class ConfigureMySplit < ActiveRecord::Migration
  def change
    TestTrack.update_config do |c|
      c.split :signup_button_color, red: 34, green: 33, blue: 33, indigo: 0

Cleaning Up Old Splits

In order to avoid clutter in the Test Track server's split registry as well as the Test Track Chrome Extension, a split can be dropped. This will remove the split from the split registry, dropping it from Test Track clients' perspectives. Thus, like a non-additive DDL migration (e.g. DROP COLUMN, RENAME COLUMN), it should be released in a subsequent deployment, after all code paths referencing the split have been removed. Otherwise those code paths will raise and potentially break the user experience.

class RemoveMyOldSplit < ActiveRecord::Migration
  def change
    TestTrack.update_config do |c|
      c.drop_split :signup_button_color

Note: drop_split (a.k.a. finish_split) does not physically delete split data from mixpanel or Test Track's database.

Generating Split Migrations

Split configuration changes can be generated using Rails generators that are included with the TestTrack Rails client.

rails generate test_track:migration add_name_of_split

will generate a timestamped migration file with the content

class AddNameOfSplit < ActiveRecord::Migration
  def change
    TestTrack.update_config do |c|
      c.split :name_of_split, control: 50, treatment: 50

The generator infers the type of split from the migration name.

Adding Drop to the migration name will create a migration to drop a split.

rails generate test_track:migration drop_name_of_split
class DropNameOfSplit < ActiveRecord::Migration
  def change
    TestTrack.update_config do |c|
      c.drop_split :name_of_split

Adding Enabled or FeatureFlag to the end of the migration name will create sensible defaults for a feature flag split.

rails generate test_track:migration add_name_of_split_enabled
class AddNameOfSplitEnabled < ActiveRecord::Migration
  def change
    TestTrack.update_config do |c|
      c.split :name_of_split_enabled, true: 0, false: 100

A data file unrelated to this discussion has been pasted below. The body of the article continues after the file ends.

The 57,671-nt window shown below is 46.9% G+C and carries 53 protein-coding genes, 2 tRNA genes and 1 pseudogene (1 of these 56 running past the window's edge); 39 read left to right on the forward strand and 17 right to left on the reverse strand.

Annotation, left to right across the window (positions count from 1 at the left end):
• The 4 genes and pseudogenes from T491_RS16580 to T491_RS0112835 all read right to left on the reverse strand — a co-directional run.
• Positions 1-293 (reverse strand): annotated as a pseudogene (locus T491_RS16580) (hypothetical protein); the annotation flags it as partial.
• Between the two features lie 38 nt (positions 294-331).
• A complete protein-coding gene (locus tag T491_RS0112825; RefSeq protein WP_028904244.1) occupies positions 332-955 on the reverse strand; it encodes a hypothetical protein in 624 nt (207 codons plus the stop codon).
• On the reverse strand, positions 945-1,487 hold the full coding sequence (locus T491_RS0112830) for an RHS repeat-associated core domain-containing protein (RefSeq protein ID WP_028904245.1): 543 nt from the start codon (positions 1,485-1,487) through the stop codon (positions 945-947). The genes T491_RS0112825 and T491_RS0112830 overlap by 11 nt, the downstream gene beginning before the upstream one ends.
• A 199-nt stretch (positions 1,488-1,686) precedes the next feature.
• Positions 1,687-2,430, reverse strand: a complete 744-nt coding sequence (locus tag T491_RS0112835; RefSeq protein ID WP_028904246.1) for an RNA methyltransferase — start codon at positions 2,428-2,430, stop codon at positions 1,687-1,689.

Adding Experiment to the end of the migration name will create sensible defaults for an experiment.

rails generate test_track:migration add_name_of_split_experiment
class AddNameOfSplitExperiment < ActiveRecord::Migration
  def change
    TestTrack.update_config do |c|
      c.split :name_of_split_experiment, control: 50, treatment: 50

Varying app behavior based on assigned variant

Varying app behavior in a web context

The test_track_visitor, which is accessible from all controllers and views that mix in TestTrack::Controller provides a vary DSL.

You must provide at least one call to when and only one call to default. when can take multiple variant names if you'd like to map multiple variants to one user experience.

If the user is assigned to a variant that is not represented in your vary configuration, Test Track will execute the default handler and re-assign the user to the variant specified in the default call. You should not rely on this defaulting behavior, it is merely provided to ensure we don't break the customer experience. You should instead make sure that you represent all variants of the split and if variants are added to the split on the backend, update your code to reflect the new variants. Because default re-assigns the user to the default variant, no data will be recorded for the variant that is not represented. This will impede our abiltiy to collect meaningful data for the split.

You must also provide a context at each vary and ab call. Context is a string value which represents the high-level user action in which the assignment takes place. For example, if a split can be assigned when viewing the home page and when going through sign up, the assignment calls in each of those paths should tagged with 'home_page' and 'signup' respectively. This will allow the test results to be filtered by what the user was doing when the split was assigned.

test_track_visitor.vary :name_of_split, context: 'home_page' do |v|
  v.when :variant_1, :variant_2 do
    # Do something
  v.when :variant_3 do
    # Do another thing
  v.default :variant_4 do
    # Do something else

The test_track_visitor's ab method provides a convenient way to do two-way splits. The true_variant option is used to tell ab which variant is the "true" variant. If no true_variant option is provided, the "true" variant is assumed to be true, which is convenient for splits that have variants of true and false. ab can be easily used in an if statement.